Five years ago Nicky Doyle got fed up with milk price volatility and decided to branch out on his own and sell the 1,800 litres of milk which he was producing daily at his 70-acre farm directly to local shops.
It was a decision based on simple mathematics: “I came to the conclusion that I would make more money selling directly in the market on a sale and return basis. There’s a big difference between getting 30c/l from Glanbia and a euro a litre from selling directly to the supermarkets and artisan shops,” the 54-year-old says of his decision to go independent.
And thus began the Fairfield Farm milk brand which is available in shops along the east coast from Wicklow down to Waterford.
Nicky runs a herd of 50 Holsteins and British Friesian crosses. Having decided to go solo, he got up to speed with the art of pasteurising milk by completing food safety and management courses. He also “swotted up” on the business by consulting other independent milk producers in Valentia Island and Mitchelstown and then secured Department of Agriculture approval for his venture.
The next steps were to build a €70,000 pasteurising plant and refrigeration facilities, source a milk carton producer for his own brand product and buy a refrigerated van to transport Fairfield Farm milk to market under his logo: “Milk as it used to be”.
Then came the knocking on the doors and selling the milk. His first customer was the Ardkeen Quality Foodstore in Waterford and this breakthrough was quickly followed by orders from the Petit supermarket chain in the south east. Other artisan stores followed along with SuperValu shops along the east coast.
Nicky’s unique selling point is the traditional taste of his milk.
“There is a difference in my milk in that it is only pasteurised and not homogenised. It has a completely different taste. And non-homogenised milk is better for the heart according to the studies.
“I was talking to an old lad recently who is on a strict low fat diet who told me he buys the milk to put in his porridge as a total treat to himself and he says he loves it. He knows the difference!”
The economics and logistics of the venture are simple enough. Nicky receives €2 for his two litre cartons of milk which retail at €2.50.
Along with the day-to-day costs of running a dairy herd, other costs include 20c for the milk containers and 10c per litre for transport.
Nicky does most of the 800kms a week transportation himself which is no bother to him as he drove the farm’s cattle lorry for his father Nicholas Snr (85) until he took over running the family farm some 20 years ago.
But it is no easy job.
“It’s 7 am to 10 pm, milking in the morning and evening and travelling every second day to get the milk to market. You can’t afford to get sick with this job,” says Nicky, quickly adding that he gets sterling help from his wife Anne Marie.
Despite the long hours, Nicky is already in expansion mode. He has added a goats’ milk brand to the Fairfield Farm stock list.
He buys a 250 litres of milk from a local goat farmer every week and using the same pasteurising process, markets the product to the same retail outlets as the cows’ milk.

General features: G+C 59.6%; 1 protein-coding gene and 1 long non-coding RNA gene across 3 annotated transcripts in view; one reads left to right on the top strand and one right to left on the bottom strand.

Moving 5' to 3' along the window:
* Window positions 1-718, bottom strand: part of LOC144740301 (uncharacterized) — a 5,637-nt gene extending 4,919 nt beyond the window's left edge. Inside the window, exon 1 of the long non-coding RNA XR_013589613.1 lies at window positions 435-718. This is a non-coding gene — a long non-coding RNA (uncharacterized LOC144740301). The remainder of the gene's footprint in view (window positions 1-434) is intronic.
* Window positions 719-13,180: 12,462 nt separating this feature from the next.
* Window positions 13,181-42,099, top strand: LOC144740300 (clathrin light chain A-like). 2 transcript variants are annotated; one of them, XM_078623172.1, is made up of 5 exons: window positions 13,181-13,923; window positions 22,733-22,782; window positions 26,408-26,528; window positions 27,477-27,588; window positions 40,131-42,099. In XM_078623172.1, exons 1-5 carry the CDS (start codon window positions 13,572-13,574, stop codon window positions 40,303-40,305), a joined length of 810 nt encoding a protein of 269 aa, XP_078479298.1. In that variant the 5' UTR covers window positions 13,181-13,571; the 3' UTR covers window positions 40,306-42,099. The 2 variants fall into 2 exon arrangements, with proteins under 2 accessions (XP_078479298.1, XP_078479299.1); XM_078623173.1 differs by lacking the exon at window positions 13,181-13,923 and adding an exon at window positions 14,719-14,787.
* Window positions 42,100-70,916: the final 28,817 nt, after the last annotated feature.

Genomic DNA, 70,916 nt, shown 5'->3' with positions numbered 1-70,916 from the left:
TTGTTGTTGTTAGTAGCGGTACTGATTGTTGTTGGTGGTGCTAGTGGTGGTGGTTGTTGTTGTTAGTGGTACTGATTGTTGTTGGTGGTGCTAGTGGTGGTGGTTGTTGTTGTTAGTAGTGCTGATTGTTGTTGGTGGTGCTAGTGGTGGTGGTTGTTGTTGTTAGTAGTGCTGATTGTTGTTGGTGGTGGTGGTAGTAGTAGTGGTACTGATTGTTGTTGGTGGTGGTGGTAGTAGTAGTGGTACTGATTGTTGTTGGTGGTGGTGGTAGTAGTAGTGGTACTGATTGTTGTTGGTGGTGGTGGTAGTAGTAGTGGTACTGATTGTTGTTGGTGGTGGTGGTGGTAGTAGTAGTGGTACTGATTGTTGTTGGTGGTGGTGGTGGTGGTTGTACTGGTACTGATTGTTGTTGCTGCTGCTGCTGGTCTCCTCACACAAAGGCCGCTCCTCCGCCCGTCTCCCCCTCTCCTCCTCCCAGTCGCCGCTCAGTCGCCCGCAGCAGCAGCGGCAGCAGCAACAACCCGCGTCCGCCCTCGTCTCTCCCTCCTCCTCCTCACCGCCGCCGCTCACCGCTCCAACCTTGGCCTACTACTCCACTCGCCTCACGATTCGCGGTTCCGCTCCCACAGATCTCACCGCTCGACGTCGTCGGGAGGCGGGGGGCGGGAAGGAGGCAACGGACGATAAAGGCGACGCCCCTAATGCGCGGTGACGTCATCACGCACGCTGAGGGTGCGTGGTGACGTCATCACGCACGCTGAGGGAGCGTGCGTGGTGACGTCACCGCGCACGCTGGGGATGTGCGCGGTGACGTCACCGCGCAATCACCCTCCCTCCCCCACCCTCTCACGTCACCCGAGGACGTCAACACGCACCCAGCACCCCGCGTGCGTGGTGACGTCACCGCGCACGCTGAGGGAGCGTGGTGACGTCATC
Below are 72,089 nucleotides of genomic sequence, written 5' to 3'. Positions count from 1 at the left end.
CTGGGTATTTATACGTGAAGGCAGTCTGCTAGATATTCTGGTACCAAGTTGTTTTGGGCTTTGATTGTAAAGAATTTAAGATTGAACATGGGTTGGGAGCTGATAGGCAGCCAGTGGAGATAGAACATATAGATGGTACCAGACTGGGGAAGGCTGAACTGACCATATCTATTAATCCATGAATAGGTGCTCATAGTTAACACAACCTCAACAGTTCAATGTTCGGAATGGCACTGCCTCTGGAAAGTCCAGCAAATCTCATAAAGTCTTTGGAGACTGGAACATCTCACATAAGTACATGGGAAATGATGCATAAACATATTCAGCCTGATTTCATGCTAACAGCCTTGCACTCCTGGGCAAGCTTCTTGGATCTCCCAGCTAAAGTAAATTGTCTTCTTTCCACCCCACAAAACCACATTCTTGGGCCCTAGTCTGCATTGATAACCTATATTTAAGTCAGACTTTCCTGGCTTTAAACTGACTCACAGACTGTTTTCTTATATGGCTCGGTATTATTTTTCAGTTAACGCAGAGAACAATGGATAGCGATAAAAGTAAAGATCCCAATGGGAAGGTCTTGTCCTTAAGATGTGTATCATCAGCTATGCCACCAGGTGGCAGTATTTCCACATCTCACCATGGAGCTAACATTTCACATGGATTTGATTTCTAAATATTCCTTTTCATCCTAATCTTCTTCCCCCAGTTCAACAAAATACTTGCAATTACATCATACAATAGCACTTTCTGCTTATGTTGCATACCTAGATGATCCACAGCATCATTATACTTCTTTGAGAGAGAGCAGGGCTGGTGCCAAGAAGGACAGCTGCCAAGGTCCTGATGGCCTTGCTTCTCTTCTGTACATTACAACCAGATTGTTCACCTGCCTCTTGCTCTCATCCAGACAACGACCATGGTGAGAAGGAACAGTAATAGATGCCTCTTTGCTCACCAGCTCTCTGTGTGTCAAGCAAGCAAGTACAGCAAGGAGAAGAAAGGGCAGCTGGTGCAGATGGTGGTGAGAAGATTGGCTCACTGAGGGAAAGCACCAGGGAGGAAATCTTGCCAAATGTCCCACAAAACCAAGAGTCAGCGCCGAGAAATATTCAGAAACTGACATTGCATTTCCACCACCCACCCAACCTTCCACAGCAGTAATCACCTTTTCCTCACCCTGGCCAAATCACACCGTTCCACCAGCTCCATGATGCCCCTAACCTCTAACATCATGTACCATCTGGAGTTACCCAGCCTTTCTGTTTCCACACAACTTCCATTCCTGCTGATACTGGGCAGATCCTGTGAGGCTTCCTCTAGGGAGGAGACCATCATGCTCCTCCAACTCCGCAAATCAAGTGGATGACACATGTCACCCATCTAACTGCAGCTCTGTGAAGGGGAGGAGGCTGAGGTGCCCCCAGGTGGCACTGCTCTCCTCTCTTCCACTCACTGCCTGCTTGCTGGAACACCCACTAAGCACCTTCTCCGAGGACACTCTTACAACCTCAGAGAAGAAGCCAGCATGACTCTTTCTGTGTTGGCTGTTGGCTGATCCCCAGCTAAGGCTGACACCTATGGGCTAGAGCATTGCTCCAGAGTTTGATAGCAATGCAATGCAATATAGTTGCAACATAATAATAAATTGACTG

Nicky is also looking at increasing milk production in Enniscorthy. If he does, he will have to employ extra staff, but that’s a decision for the future.
In any case, Nicky believes we are heading for another round of milk price volatility this year which, he says, will be caused in no short measure by the current over-production of milk in Ireland and elsewhere.
Meanwhile, his business received another unexpected fillip during the recent storms when he was able to get his milk into the shops come hail, snow or blizzard.
“The snow was bad down here but I am in a valley and I was able to make my deliveries by jeep on time. New customers and shops were on the phone throughout the snows looking for Fairfield Farm milk and the upside is that I now have new customers and more shops on board.”
The €600 bargain filly that landed a €110,000 windfall
The Doyles have been dairy farming in Enniscorthy for three generations and also keep a few mares for breeding purposes.
This is not unusual for farmers in Wexford where hunting is part of the rural landscape.
Nicky takes an interest in local point to points and breeds some hunters.
“We’ve about 10 horses on the farm and two mares. We breed and sell — we are talking about sales in the €7,000 to €17,000 region and I breed from the cheapest sires I can get,” he says. But occasionally the sideline can land a substantial windfall.
Two years his “horse mad” dad Nicholas Snr had an extraordinary stroke of luck. He bought a Westerner filly from a friend for a mere €600.
The bay filly, who already had two points to points in the bag, was sent to the St Patrick’s Day sale at Cheltenham where the gavel came down at €110,000. Bingo.
The filly, Three Swallowsnick, was bought by Michael O’Leary’s Gigginstown operation and is currently in training with Gordon Elliot.
Nicky says that his father “still makes the annual pilgrimage to Galway and is totally taken up with the horses.
“That’s why we still have a few horses on the farm.”
Nicky and Anne Marie have five children: MJ (25) who is in Spain working as an English teacher; Helena (22) who works with a local yoghurt manufacturing firm; Nick (20) who is studying agriculture at Carlow IT; Patricia (19) a student nurse in Waterford and Sarah (18) who is currently facing into her Leaving Certificate.
And all help out on the farm when time allows.
It will be interesting to see how the next generation carry on the horsey tradition, but for now their main sporting interest centres on the GAA fields of Wexford, especially Nick who is making his mark this year with the Wexford senior football team.
By: Ken Whelan